State health officials confirmed Thursday this season's first flu case.
An Eastern Shore adult was hospitalized with laboratory-confirmed influenza and later released, according to the state Department of Health and Mental Hygiene.
The strain was A (H3), which was included in this year's flu vaccine, though officials did not say if the person was vaccinated.
The first case last year was reported a week earlier, on Oct. 3.
The flu season generally lasts until spring and most cases are not lab-confirmed or even reported because many people do not seek medical care. The state does, however, track the course and severity of the season through doctors and hospitals that report "influenza like illnesses."
Officials continue to urge residents to get vaccinated to protect themselves and prevent the virus from spreading.
"Individuals can help prevent influenza infection by getting the flu vaccine", said Dr. Laura Herrera, the state's deputy secretary for public health services, in a statement. "Vaccine is available throughout the state."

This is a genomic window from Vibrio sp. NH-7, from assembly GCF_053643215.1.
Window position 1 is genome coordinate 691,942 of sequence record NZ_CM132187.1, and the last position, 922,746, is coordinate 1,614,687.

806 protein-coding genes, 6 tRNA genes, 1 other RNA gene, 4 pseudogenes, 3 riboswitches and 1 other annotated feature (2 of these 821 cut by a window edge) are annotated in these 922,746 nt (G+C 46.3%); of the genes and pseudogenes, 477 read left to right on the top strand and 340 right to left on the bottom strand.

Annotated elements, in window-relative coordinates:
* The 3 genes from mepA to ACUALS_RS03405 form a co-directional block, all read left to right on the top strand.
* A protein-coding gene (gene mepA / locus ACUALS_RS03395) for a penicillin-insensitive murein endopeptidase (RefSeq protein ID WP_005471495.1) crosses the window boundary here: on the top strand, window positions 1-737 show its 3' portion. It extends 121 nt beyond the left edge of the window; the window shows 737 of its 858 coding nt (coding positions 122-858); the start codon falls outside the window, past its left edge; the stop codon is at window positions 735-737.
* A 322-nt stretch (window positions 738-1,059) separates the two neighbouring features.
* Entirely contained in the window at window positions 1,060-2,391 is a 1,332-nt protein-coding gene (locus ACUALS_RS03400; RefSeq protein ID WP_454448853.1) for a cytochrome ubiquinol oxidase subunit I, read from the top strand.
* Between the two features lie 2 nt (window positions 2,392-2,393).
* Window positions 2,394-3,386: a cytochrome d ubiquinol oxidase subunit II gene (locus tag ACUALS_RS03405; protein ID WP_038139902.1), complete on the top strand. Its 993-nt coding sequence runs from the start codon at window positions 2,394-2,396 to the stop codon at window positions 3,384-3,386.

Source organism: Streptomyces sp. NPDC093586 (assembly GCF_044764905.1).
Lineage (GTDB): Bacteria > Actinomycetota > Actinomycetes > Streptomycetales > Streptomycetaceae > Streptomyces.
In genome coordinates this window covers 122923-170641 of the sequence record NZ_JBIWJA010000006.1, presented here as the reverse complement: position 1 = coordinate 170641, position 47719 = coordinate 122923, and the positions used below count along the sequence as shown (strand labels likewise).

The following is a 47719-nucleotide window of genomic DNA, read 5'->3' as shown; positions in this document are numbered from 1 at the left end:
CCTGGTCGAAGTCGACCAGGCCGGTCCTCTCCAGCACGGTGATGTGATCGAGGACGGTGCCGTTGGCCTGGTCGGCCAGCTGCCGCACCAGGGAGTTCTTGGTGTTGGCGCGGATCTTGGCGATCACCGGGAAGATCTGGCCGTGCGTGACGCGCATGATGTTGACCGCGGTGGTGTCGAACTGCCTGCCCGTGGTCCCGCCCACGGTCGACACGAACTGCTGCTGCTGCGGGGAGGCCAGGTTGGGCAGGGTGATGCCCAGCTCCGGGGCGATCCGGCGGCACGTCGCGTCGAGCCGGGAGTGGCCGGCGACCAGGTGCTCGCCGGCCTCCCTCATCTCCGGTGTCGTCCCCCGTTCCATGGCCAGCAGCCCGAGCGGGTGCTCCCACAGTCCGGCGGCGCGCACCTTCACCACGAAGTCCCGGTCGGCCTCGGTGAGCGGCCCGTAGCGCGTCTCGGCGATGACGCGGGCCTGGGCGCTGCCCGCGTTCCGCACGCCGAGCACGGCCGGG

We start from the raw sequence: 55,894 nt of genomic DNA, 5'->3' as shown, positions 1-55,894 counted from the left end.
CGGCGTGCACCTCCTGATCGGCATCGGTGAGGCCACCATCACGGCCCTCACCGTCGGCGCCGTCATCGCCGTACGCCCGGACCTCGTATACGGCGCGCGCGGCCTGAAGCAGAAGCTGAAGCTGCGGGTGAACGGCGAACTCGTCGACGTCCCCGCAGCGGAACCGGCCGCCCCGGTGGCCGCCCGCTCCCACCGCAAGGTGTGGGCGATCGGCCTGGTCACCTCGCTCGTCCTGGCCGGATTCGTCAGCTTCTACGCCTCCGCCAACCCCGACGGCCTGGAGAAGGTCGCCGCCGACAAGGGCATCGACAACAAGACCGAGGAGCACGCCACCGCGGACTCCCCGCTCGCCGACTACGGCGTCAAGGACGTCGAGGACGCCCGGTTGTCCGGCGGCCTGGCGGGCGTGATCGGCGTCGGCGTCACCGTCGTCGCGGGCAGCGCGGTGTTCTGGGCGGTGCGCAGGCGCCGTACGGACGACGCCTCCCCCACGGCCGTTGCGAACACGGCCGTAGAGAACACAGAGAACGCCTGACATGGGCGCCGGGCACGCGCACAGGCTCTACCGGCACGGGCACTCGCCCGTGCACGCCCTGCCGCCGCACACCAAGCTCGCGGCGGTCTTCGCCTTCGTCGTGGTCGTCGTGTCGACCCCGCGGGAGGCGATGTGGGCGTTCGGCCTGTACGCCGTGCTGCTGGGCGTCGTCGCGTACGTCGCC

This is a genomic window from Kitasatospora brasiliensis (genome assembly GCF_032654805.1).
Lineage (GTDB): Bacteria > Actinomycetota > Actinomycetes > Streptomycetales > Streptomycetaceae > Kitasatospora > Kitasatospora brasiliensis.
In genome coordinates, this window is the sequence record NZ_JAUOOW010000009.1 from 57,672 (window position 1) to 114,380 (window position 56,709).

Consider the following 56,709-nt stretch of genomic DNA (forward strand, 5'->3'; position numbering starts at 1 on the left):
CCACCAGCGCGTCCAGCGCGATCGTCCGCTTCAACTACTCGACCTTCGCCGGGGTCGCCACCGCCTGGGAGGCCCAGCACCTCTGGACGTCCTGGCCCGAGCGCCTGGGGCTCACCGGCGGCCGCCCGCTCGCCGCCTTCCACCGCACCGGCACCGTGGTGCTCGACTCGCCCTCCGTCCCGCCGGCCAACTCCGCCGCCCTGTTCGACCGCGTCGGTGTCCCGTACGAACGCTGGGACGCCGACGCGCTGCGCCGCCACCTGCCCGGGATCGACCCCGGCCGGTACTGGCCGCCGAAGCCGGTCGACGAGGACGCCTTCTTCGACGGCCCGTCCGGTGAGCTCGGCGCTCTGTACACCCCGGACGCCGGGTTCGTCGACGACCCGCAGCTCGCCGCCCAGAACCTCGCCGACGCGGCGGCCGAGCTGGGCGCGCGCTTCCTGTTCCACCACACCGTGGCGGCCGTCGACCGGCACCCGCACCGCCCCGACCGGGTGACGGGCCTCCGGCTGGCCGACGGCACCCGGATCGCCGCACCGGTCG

The U.S. Centers for Disease Control and Prevention recommends everyone over 6 months get the vaccine, but officials say it's especially important for those with underlying medical conditions, seniors, children and pregnant women because they are at higher risk for complications. The flu is believed to kill thousands of people across the country every year.
Vaccine is widely available at doctors' offices, health departments and pharmacies, state health officials said.
The virus causing the flu spreads through coughing and sneezing and direct contact with an infected person and contaminated surfaces. Symptoms generally surface one to four days after being exposed and include fever, body aches, fatigue, coughing and sore throat.
Antibiotics are not effective in treating viruses such as the flu. Officials recommend rest, fluids, hand washing and staying home.